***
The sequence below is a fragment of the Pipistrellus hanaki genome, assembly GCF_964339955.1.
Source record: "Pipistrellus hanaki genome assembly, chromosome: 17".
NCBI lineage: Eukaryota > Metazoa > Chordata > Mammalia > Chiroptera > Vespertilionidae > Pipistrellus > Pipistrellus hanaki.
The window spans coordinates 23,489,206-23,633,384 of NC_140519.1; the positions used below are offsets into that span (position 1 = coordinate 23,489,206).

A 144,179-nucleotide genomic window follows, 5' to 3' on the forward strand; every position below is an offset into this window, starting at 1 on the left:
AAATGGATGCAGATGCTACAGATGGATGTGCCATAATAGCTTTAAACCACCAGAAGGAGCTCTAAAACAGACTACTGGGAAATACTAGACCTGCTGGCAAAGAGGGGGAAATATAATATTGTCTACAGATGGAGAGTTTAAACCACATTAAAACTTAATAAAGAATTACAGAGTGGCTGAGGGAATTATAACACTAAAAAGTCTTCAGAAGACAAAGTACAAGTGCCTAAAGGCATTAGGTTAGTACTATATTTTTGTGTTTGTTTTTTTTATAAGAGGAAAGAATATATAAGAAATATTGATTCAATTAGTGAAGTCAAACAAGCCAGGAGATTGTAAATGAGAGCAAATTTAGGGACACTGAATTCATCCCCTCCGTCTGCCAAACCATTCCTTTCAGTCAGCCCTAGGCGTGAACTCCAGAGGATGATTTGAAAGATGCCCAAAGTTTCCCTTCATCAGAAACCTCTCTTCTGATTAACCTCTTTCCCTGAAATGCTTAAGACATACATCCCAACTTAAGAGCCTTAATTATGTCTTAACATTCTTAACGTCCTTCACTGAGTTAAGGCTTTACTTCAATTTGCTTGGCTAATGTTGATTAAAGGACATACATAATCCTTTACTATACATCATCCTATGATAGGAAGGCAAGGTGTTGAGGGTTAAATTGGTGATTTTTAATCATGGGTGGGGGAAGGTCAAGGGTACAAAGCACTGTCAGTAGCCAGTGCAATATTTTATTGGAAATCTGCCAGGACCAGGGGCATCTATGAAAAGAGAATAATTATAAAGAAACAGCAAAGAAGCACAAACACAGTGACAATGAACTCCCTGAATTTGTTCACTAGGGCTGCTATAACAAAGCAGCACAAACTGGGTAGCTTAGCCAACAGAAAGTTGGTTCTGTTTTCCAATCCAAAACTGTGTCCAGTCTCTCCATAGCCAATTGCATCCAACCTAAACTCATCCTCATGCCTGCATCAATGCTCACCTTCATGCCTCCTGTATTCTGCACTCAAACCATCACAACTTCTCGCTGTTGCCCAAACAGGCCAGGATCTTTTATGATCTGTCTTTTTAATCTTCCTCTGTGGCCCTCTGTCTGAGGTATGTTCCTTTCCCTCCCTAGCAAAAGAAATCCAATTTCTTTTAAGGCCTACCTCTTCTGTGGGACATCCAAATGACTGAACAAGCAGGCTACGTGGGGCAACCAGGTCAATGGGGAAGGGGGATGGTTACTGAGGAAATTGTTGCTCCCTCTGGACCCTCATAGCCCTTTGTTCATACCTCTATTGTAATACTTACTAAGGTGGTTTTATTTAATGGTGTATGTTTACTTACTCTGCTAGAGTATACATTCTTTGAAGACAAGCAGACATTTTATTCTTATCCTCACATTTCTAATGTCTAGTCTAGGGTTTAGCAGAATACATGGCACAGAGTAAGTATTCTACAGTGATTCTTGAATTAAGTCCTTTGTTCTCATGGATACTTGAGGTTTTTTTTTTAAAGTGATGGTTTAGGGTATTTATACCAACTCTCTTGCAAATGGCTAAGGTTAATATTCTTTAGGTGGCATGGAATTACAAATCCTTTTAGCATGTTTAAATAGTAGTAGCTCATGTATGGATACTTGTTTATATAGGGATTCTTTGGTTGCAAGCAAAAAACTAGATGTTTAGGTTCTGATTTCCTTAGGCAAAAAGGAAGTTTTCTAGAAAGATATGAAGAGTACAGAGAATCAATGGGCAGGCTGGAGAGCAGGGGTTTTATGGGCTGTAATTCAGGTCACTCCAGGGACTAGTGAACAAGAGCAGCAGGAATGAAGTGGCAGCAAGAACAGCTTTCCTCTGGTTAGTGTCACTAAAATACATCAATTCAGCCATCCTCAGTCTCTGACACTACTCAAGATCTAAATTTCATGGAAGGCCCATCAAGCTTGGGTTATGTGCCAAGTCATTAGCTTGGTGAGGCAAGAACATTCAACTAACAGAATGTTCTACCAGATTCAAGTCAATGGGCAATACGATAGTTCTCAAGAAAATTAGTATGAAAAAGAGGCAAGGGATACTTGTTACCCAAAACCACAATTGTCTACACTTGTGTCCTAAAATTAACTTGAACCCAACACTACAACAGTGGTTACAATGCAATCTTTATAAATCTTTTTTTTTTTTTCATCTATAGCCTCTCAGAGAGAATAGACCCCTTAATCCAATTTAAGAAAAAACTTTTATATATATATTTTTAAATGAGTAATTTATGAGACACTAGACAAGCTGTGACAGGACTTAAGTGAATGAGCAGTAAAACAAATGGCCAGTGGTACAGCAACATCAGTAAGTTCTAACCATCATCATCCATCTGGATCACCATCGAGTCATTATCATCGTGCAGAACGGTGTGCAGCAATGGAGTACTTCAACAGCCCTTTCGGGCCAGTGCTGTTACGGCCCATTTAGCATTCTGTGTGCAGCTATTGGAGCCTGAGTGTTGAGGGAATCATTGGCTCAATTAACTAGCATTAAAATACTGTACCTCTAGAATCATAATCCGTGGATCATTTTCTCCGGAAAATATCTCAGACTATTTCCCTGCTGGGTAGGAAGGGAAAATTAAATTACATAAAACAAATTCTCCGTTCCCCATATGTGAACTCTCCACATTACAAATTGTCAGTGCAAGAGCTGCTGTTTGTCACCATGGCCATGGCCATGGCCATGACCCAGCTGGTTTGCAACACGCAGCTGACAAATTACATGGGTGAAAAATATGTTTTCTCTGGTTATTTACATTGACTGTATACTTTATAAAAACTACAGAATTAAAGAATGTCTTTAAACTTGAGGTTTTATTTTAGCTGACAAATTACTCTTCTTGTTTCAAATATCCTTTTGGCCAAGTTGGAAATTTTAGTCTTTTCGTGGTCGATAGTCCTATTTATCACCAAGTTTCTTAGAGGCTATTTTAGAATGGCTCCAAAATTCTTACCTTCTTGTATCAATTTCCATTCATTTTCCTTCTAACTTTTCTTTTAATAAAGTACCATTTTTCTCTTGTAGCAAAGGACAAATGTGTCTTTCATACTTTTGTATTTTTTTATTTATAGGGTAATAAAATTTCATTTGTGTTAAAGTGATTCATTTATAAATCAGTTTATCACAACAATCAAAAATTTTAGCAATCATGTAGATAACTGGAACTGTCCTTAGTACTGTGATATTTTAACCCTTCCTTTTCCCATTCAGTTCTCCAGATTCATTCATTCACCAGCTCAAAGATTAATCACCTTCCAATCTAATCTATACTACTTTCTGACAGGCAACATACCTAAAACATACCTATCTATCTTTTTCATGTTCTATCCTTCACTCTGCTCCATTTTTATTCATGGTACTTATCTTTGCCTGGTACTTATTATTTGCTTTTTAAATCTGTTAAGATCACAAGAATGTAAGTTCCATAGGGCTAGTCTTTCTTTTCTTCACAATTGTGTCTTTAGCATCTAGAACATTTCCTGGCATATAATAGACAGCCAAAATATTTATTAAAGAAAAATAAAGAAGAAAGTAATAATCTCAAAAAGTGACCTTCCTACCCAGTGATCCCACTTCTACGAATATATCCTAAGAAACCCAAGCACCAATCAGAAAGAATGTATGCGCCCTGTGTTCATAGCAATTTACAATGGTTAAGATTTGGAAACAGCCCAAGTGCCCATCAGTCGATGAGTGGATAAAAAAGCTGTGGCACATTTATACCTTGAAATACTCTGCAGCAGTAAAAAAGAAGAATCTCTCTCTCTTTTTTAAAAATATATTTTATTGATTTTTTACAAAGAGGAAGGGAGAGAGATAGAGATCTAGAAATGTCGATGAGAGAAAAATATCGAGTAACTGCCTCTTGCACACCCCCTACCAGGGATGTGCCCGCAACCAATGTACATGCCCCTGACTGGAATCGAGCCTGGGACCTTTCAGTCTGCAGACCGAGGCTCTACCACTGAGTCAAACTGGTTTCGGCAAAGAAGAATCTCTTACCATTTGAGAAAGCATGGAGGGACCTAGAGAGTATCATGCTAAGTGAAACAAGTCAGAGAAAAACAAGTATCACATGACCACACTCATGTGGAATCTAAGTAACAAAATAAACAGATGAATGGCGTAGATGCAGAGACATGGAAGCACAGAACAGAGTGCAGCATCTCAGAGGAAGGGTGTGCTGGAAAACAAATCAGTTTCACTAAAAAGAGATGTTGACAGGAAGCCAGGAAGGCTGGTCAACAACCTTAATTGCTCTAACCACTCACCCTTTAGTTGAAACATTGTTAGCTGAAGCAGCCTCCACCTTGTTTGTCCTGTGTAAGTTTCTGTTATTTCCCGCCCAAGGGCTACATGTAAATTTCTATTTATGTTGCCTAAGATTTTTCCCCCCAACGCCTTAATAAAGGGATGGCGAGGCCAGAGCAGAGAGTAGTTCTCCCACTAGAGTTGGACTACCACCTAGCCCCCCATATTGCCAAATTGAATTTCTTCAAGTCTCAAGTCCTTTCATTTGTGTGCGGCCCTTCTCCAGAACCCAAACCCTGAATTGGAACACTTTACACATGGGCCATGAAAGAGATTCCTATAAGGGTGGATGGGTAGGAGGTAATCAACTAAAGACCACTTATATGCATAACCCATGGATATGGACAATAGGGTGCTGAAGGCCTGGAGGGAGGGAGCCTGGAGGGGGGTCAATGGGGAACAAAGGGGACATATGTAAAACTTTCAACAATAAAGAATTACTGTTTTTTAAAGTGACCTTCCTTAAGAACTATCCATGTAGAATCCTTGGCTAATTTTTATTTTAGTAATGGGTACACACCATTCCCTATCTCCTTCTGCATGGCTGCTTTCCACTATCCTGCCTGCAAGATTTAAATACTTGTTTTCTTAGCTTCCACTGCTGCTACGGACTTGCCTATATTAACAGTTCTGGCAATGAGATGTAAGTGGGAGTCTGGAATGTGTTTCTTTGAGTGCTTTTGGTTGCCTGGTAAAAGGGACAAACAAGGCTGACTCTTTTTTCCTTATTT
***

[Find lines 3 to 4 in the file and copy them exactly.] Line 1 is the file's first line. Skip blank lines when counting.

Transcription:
NCBI lineage: Eukaryota > Metazoa > Chordata > Mammalia > Chiroptera > Vespertilionidae > Pipistrellus > Pipistrellus hanaki.
The window spans coordinates 23,489,206-23,633,384 of NC_140519.1; the positions used below are offsets into that span (position 1 = coordinate 23,489,206).